When does a hard man become a bad man? That’s the issue currently being debated by the football fraternity following claims by FIFA’s top medical official, Dr. Michel d'Hooghe, that professional football is being disfigured by what he called "criminality" and "brutality" on the pitch.
Those are some harsh words from one of the longest-serving members of FIFA”s executive committee, and they've obviously raised the hackles of many in the game, notably the global players' union, FIFPro, which rejects the idea that any player would deliberately try to injure a fellow professional.
However, that flies in the face of the old football ethos in which managers would often advise the more physical of their players to “let him know you’re there” in reference to dealing with a tricky opponent.
In fact, it used to be, and possibly still is, accepted practice to put in a harsh challenge on a so-called “Fancy Dan” early on just to put him off his game and make him wary each time he got the ball.
Players built their reputations on it: Ron “Chopper” Harris of Chelsea. Norman “Bites your legs” Hunter of Leeds, Miguel Angel Nadal, (Rafa’s uncle) better known as “The Beast“ of Barcelona, Claudio Gentile, (part of a trio of Italian hard men completed by Giuseppe Bergomi and Marco Tardelli), Andoni Goikoetxea, alias the “Butcher of Bilbao”.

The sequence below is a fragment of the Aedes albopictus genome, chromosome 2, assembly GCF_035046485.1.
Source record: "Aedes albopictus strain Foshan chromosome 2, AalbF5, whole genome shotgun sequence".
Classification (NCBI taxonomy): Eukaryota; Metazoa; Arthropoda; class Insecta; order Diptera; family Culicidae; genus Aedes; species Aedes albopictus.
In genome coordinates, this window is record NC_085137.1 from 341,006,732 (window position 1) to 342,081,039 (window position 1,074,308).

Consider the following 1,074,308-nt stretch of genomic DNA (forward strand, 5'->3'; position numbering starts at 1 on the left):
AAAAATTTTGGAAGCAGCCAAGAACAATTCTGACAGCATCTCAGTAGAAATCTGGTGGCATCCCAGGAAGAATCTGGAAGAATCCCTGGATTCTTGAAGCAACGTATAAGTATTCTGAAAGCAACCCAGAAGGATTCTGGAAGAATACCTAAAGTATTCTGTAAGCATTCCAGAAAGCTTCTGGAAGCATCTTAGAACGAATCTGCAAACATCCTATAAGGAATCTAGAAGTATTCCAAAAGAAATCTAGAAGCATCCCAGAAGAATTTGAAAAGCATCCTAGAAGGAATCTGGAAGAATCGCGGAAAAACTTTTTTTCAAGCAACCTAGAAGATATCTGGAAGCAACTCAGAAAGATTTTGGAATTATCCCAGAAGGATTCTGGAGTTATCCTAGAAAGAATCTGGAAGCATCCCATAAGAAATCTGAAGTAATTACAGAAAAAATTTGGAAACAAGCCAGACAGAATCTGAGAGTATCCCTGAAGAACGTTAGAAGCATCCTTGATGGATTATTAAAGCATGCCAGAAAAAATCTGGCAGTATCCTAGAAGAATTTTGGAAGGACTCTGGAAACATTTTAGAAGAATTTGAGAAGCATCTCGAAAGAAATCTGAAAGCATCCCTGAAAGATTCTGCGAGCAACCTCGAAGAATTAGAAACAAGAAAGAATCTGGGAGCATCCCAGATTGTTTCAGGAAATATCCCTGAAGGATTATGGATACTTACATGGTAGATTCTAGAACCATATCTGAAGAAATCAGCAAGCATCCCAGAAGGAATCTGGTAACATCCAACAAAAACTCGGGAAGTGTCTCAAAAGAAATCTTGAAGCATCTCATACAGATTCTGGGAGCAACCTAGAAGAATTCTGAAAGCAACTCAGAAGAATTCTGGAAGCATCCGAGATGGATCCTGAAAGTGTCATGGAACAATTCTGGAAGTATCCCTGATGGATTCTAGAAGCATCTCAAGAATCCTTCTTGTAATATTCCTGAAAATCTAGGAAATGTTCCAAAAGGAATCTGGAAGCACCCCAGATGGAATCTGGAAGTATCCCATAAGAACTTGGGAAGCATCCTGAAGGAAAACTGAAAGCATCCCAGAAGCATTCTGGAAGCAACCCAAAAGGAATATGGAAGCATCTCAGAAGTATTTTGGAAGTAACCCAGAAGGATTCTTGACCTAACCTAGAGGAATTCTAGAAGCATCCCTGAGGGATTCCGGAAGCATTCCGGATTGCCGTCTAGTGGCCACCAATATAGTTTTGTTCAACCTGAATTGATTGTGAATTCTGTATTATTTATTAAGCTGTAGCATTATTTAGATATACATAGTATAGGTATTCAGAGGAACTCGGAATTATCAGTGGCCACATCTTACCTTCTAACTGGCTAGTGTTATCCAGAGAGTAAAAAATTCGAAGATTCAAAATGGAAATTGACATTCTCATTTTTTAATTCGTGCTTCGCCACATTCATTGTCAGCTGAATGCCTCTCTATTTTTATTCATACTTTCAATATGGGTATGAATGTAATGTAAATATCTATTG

The list is endless. Every country had its hatchet men, many of whom could play, but were world renowned for living by the sword. And whether they were punting Pele out of a World Cup or menacing Maradona in the Serie-A, they were lauded for a job they were proud to do.
However, apparently, times have changed. Bad boys, such as Manchester City’s hard hitting henchman, Nigel de Jong, are increasingly regarded as pariahs of the game.
His tackle on Hatem Ben Arfa, which broke the leg of the Newcastle forward, was the catalyst that sparked Dr. d'Hooghe’s damning words, even though the good doctor, ever the diplomat, denied he was referring to any particular player.
The Dutch midfielder, whose methods were already in the spotlight following a brutal chest high tackle on Xabi Alonso during the World Cup Final, has now been dropped from the Netherlands national team by coach, Bert Van Marwijk, who promises to speak to de Jong about “the way he needlessly looks to push the limit.”
But is that what the game wants - neutered hard men?
De Jong, despite the occasionally catastrophic outcome of his challenges, is only fulfilling a role that footballers have filled since the game began. There are creators, like Cristiano Ronaldo and Lionel Messi, and then there are destroyers, whose job is to stop their opponents and/or win the ball so that their own maestros can do their thing. Both parties know the score.
Obviously, in an ideal world, all tackles would be hard but fair. But it’s a contact sport with a lot at stake, so mistakes will be made and lines will be crossed. That’s why we have referees and governing bodies - to punish misdemeanors.
And violent conduct should be punished, even, as Dr. d'Hooghe has suggested, retrospectively based on video evidence. But equally, it has to be understood that sometimes violence, or the appearance of violence, is a by-product of endeavor and passion, with the unfortunate victims as the casualties of war.
I suspect that’s what de Jong would argue, and he does have his sympathizers. After all, it's Football we're talking about not Foosball, and a crunching tackle can still be a beautiful thing.